As mentioned in my earlier article on my visit to the 51st FW at Osan, South Korea, in September of 2016 (see HERE), the local F-16 unit, the 36th FS, were preparing to deploy for an exercise at the time, so there weren’t too many of their aircraft to be seen during my stay. This was more than made up for though by the presence of the 157th Expeditionary FS from the South Carolina Air National Guard’s (ANG) 169th FW as part of the current Theater Security Package (TSP) hosted by the 51st FW at Osan at the time.A Theater Security Package is an operation that sees State-side fighter, tanker, transport or other units of the UASF and ANG periodically rotated through regions of particular significance for between four to six months at a time, in an effort to provide their personnel with in-theater knowledge and experience through training with local forces (both US and Foreign) as well as bolstering the assets assigned to a particular area and presenting a demonstration of the US’s commitment to the support of those regions without the need to invest in the infrastructure that would be required for permanent units.Whilst the USAF has only relatively recently begun sending units to Europe as part of this program, there have been many such deployments in the Pacific (and particularly South Korea) since 2004. These rotations also benefit the host units in that it allows them to train and maintain their ability to accept and support additional forces as this is another key requirement for the 51st FW in particular during times of increased tensions.The 157th FS is the flying element of the 169th FW and traces its beginnings back to 1942 when it initially flew P-40 Warhawks in air defence of the mainland US before being deployed to Europe in 1943 where they flew long range bomber escort missions with P-47 Thunderbolts then P-51 Mustangs until the end of WWII. Following the War, in 1946, the former 350th FS was re-established as the 157th FS, Flying F-51 & RF-51 Mustangs, as part of the South Carolina ANG.In 1950 the unit swapped their RF-51s for RF-80 Shooting Star jets before deploying to Europe for a short time as part of the 117th Tactical Reconnaissance Wing (TRW) in 1952 before returning to the US and re-equipping yet again with the H version of the venerable F-51. Following the end of the Korean War in 1953, the unit began receiving F-86As and F-80s to replace their Mustangs.In September of 1957 the 157th was expanded to become the 169th Fighter Interceptor Group (FIG) and, shortly afterwards, received the F-86L Sabre Dog. In 1960 they converted to the Mach 2 F-104A Starfighter; one of only three ANG units to do so, in recognition of their high performance over the years. It was during this time that the unit’s first Commander, Brigadier General Barnie B. McEntire, Jr. was killed when he flew his crippled F-104 into a nearby river In order to avoid populated areas near Harrisburg, Pennsylvania. In recognition of his sacrifice, the unit’s base, originally called Congaree Air Base, was renamed to McEntire Air National Guard Base, which it bears to this day.In the following years the 157th operated the F-102A and A-7D before receiving their first F-16As in 1983 and has deployed to several different areas in time of conflict. Receiving their first Block 52 models of the F-16C/D in 1995, while the unit’s mission is that of multi-role, they specialize in the Suppression of Enemy Air Defence (SEAD) role (also known as Wild Weasel, from the development of this mission in Vietnam) as their aircraft are equipped with the Harm Targeting System (HTS) and are able to carry the AGM-88 High-speed Anti Radar Missile (HARM). One of the aircraft present during my visit carried tail art marking 50 years of this mission (as a whole) in 2015.Arriving from their home base at McEntire Joint National Guard Base, near Columbia in South Carolina, in July; the 157th FS immediately began flying sorties alongside their hosts from the 51st FW. The Swamp Foxes’ operations are integrated with those of the 51st to carry out joint missions covering all of the various profiles that they might be called to employ during a time of conflict in the area, such as air-to-air, close air support or SEAD (a specialty of this particular unit) etc. as well as gaining theater specific knowledge.The learning is not all one-sided though. Indeed, far from it, as Air National Guard pilots and crews are themselves often very highly experienced and have served many years in the active USAF (including combat tours) before moving to the Guard and may have even served previous tours in Korea during that time too, so they will have a lot of their own experience and knowledge to pass on to the active units as well.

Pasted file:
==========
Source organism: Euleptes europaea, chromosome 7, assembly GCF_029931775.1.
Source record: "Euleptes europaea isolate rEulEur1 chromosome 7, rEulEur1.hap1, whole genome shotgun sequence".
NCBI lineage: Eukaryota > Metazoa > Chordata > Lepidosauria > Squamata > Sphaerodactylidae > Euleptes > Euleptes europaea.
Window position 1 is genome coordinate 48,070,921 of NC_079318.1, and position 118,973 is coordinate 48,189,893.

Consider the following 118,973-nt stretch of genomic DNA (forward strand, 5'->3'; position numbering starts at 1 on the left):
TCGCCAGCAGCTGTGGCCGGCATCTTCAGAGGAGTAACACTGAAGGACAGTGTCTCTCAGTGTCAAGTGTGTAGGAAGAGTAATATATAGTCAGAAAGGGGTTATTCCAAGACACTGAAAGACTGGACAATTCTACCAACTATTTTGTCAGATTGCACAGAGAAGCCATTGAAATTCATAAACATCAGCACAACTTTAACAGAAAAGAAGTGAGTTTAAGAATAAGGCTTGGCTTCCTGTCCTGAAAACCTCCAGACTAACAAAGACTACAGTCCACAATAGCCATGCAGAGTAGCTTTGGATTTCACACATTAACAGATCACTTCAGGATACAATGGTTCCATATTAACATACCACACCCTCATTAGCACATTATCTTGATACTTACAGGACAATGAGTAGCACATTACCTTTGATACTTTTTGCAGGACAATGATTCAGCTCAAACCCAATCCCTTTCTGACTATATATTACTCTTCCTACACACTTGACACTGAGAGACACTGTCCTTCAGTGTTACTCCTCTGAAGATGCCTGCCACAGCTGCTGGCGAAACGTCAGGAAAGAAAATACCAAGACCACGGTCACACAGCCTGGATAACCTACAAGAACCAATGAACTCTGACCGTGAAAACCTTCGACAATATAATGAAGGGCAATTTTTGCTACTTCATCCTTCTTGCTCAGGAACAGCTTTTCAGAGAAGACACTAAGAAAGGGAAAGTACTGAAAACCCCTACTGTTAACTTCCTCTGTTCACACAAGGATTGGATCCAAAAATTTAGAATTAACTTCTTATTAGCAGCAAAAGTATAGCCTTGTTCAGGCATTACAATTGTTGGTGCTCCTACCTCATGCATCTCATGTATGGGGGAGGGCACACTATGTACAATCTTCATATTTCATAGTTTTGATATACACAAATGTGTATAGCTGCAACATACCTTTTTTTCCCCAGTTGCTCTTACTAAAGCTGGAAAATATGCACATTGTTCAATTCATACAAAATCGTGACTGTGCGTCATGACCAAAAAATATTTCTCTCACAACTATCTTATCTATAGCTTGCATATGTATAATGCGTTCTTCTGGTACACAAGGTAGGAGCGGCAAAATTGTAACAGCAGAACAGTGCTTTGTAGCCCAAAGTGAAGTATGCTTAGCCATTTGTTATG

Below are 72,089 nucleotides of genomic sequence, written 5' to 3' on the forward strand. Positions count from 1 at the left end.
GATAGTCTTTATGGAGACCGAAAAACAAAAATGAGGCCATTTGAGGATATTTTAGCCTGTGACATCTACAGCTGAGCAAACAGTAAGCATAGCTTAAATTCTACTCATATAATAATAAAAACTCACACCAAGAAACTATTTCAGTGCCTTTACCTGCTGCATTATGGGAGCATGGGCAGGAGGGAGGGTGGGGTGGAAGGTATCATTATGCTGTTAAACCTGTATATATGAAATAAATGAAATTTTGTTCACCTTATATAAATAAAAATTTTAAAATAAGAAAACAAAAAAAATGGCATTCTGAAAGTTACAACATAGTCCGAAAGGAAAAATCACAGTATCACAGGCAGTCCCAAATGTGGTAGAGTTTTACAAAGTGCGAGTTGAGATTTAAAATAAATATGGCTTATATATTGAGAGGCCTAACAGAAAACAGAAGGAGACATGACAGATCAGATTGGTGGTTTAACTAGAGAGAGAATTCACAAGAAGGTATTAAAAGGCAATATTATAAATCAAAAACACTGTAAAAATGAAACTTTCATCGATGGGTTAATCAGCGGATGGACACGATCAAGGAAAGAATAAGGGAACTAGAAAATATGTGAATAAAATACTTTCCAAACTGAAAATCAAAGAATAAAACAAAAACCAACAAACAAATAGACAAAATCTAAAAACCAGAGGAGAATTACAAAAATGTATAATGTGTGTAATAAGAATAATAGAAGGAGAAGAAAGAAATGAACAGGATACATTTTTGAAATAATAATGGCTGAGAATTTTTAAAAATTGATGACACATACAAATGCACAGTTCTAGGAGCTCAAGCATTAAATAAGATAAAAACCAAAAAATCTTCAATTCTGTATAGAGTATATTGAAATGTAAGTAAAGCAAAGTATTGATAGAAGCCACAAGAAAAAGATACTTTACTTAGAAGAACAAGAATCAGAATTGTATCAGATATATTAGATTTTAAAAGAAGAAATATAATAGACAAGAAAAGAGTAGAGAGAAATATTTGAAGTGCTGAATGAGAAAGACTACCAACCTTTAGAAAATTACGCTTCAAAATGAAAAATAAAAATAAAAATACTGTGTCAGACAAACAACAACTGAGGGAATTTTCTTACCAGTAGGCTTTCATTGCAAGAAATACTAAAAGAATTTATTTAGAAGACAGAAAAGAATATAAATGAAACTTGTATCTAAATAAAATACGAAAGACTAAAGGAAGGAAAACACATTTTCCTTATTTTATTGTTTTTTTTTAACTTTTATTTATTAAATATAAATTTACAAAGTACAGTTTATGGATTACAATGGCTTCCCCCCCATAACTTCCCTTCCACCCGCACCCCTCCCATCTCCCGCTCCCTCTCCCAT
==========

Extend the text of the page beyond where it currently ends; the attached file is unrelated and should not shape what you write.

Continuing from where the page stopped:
It’s not just all about training though as, like all forces on the Korean peninsula, the 169th must also remain prepared to mount active missions with minimal notice in case of increased tensions with North Korea which puts an added “edge” onto the day to day operations of the air and ground crews.
An interesting aspect of seeing these particular machines, from a spotter’s point of view, was the chance to finally see the new “Have Glass V” colour scheme in the flesh as several of the unit’s aircraft were wearing it, with some appearing a uniform grey overall, while others seemed to sport a slightly more weathered appearance which gave a noticeable metallic look to the finish.
While the weather wasn’t the greatest during my visit, it does highlight the ability and professionalism of everyone involved that these units are prepared to conduct whatever may be required of them in any conditions. My sincere thanks to the men and women of the 51st & 169th Fighter Wings for allowing me the privilege of visiting Osan and being able to witness their daily operations.